Ginger roots have been used for cooking, healing and in cosmetics for centuries. These days the healing compounds in ginger root, called ginger oils, have been making headlines for their effectiveness in battling ovarian and colorectal cancer. These ginger oils also boost the immune system and are an efficient anti-inflammatory for those who suffer from arthritis. Once an exotic herb grown only in tropical locations, today homeowners all over the world can grow their own ginger in the garden. Continue reading to learn more about growing ginger outdoors.
Can Ginger Grow Outside?
Common ginger (Zingiber officinale) is hardy in zones 9-12, but a few other varieties of ginger are hardy down to zone 7. While common ginger needs about 8-10 months of active growth to reach maturity, the roots can be harvested at any time.
Because the cool, damp winters of zones 7-8 can rot ginger rhizomes, plants are usually harvested in these locations in the fall. In zones 9-12, ginger plants can be harvested all throughout the year.
Ginger plants have striking foliage and make lovely accent plants in the garden but harvesting requires the whole plant to be dug up.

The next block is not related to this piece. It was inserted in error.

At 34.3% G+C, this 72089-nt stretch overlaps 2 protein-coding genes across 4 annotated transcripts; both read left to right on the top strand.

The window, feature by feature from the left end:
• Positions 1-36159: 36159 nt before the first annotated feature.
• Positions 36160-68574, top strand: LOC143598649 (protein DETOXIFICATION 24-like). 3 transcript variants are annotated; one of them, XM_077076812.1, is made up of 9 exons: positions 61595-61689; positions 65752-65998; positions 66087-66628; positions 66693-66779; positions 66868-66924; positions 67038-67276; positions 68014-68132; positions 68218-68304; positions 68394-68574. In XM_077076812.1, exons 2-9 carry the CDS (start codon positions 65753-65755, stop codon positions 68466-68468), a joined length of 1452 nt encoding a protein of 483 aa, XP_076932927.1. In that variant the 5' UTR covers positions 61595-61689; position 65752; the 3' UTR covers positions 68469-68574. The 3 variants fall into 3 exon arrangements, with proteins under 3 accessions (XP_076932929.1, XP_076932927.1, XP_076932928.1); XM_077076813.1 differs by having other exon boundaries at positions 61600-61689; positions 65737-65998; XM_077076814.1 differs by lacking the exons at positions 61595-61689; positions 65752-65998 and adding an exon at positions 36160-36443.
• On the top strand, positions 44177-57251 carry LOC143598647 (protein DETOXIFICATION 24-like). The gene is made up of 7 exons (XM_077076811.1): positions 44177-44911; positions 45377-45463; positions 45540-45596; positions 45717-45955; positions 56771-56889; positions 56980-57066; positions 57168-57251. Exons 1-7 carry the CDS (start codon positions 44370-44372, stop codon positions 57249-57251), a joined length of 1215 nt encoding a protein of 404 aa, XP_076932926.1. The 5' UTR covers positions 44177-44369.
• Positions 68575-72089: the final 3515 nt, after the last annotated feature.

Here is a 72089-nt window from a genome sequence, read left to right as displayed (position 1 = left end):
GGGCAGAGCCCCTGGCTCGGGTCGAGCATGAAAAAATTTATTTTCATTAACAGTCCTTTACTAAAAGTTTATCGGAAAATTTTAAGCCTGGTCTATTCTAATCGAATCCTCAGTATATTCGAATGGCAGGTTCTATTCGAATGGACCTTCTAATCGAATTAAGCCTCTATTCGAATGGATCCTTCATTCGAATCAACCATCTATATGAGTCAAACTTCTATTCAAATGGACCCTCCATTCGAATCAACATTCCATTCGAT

Ginger Cold Hardiness and Site Requirements
Ginger plants grow best in warm, humid locations. They prefer part shade with 2-5 hours of dappled sunlight each day. They cannot tolerate locations with strong winds or poorly draining soil. In poorly draining soil, ginger roots may develop stunted or distorted roots, or they may just rot.
The best soil for ginger in the garden is rich, loose, loamy soil. Plants should be mulched after planting to retain soil moisture. During dry periods, ginger plants should not be allowed to dry out and will benefit from a regular, light misting.
Ginger rhizomes can be cut up and planted, much like potatoes. Each section that is cut off to be planted should have at least one eye. If you plan to plant ginger root sections from a grocery store, you should soak the rhizomes for 24 hours before planting.
Ginger plants in the garden will benefit from spring feeding with a fertilizer that contains plenty of phosphorus. Slow release fertilizers can also be used.